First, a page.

I never watched 30 Rock when it was on, but for some reason finally decided to take the plunge and watch all of it on Hulu recently. I know people still love this show and quote it all the time, but coming at it fresh in 2021 it felt very cringey and out of touch particularly in regard to race based jokes of which there were a lot. I know Hulu even pulled a few episodes that had blackface in them, so I didn’t even see the worst of it. I obviously enjoyed it enough to watch it all, but I definitely didn’t love it and in some ways don’t exactly feel good about having watched it.
High on the Hog
High on the Hog is a four episode mini-series on Netflix about the history of the African-American influence on food based on the book of the same name. Stephen Satterfield travels to various places around America and Africa to explore African-American food culture and it’s influence on American cuisine. If you enjoyed Taste the Nation or Somebody Feed Phil this show should be right up your alley.
Young Royals is a Swedish show tv show available on Netflix. It’s about Prince Wilhelm who after a scandal is shipped off to a boarding school he avoided attending in the first place. Now he’s told he needs to be on the straight and narrow, but he finds himself falling for a local kid named Simon. Their relationship would certainly go against royal protocol. This was an enjoyable teen drama type show. It is in Swedish with English subtitles so you can’t be adverse to reading your television if you want to watch it.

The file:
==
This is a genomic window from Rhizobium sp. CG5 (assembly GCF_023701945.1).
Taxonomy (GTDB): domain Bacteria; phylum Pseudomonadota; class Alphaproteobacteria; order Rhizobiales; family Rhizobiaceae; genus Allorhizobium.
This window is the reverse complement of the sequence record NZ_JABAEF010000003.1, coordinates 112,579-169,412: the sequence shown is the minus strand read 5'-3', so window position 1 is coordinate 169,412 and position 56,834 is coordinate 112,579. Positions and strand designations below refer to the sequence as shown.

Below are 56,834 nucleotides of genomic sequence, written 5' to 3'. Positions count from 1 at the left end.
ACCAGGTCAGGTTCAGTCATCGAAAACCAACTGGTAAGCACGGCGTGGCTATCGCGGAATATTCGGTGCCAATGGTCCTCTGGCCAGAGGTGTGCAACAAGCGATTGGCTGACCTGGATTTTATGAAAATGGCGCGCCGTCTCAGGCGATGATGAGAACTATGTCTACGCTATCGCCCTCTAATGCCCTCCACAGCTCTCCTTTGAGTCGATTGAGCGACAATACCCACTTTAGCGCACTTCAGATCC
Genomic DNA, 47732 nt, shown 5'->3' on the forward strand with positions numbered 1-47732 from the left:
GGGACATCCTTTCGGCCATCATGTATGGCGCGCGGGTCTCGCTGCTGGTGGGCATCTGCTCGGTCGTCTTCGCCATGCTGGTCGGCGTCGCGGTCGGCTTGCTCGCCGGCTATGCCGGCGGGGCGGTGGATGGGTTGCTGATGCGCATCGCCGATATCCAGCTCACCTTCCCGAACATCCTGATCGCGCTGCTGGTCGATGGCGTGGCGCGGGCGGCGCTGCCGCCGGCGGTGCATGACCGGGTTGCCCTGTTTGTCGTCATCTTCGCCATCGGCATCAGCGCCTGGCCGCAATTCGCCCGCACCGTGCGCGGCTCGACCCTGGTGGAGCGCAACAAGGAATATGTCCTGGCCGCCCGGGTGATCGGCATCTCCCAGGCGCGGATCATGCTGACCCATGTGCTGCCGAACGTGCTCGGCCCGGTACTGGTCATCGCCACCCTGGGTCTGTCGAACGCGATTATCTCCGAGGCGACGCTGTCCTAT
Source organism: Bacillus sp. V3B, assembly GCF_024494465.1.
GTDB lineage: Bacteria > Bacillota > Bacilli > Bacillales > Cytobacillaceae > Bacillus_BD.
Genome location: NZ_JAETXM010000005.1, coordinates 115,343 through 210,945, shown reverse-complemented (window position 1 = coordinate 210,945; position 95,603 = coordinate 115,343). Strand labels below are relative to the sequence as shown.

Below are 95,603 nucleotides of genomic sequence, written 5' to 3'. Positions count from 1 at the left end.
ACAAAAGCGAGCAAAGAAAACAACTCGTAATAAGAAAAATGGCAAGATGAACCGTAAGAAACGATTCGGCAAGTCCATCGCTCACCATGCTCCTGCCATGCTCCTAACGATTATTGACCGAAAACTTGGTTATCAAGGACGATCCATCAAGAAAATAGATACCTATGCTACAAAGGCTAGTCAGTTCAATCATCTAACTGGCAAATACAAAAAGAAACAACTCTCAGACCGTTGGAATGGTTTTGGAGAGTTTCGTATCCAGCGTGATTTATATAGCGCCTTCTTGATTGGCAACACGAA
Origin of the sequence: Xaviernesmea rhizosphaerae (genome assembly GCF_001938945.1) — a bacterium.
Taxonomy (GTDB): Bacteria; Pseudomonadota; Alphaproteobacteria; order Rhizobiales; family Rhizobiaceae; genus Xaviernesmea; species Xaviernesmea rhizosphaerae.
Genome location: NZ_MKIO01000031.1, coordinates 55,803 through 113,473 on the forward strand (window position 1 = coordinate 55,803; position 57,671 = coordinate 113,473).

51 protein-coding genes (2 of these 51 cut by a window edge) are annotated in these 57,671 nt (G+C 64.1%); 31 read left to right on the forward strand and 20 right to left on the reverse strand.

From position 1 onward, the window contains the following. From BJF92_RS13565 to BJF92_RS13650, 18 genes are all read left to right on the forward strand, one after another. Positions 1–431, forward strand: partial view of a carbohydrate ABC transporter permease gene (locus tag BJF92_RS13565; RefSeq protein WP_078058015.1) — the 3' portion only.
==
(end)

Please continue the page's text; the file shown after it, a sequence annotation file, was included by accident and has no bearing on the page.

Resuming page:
I don’t even really know how to describe Lodge 49. Dudley is sort of a surfer dude bum type guy who has just been sort of lost since the death of his father and the loss of their pool cleaning business. His sister works a dead end job at a Hootersesque restaurant. He gets involved with a local lodge that has sort a Masons type vibe. There’s a lot of crazy stuff that happens that I can’t really describe. The show definitely had some Twin Peaks vibes to me because of the weirdness. It was okay. I’m not sure that I’d super recommend it.
The Underground Railroad
Unlike the rest of the world I didn’t really like Colson Whitehead’s book that this show on Amazon Prime is based off of, so I’m not sure why I thought I might like the tv show. I did not. It’s ten episodes. I made it through five and when my husband went to put on the sixth and I realized we were only halfway through I was like I really don’t want to watch this anymore. It’s sort of a fantastical story about slavery in that the underground railroad is an actual railroad. You follow a slave named Cora as she tries to escape slavery and the slave catcher that is determined to catch and return her to slavery. It’s sort of a disjointed story, which is one of the things that made it hard to connect to as well as just the depressing subject matter. I will say that episode one is worth a watch though. It really has the single most harrowing and horrific scene about the evils of slavery that I have ever seen. I heard a lot of chatter about a scene in that first episode and I knew it was what everyone had been talking about as soon as I got to it. Nothing else that I watched lived up to that scene and I feel like having seen that was enough.
I did not even make it all the way through the first episode of this Netflix show starring Sarah Shahi as an unfulfilled housewife who dreams about the more exciting sex she had with some ex. This show is essentially soft core porn with the terrible acting and storylines to go along with it. Since this show has been talked about a lot and has been sitting in Netflix’s top 10 since it came out, I guess there are plenty of people that are into that. I am not one of them. I at least need some decent acting and story lines to go along with my explicit sex scenes.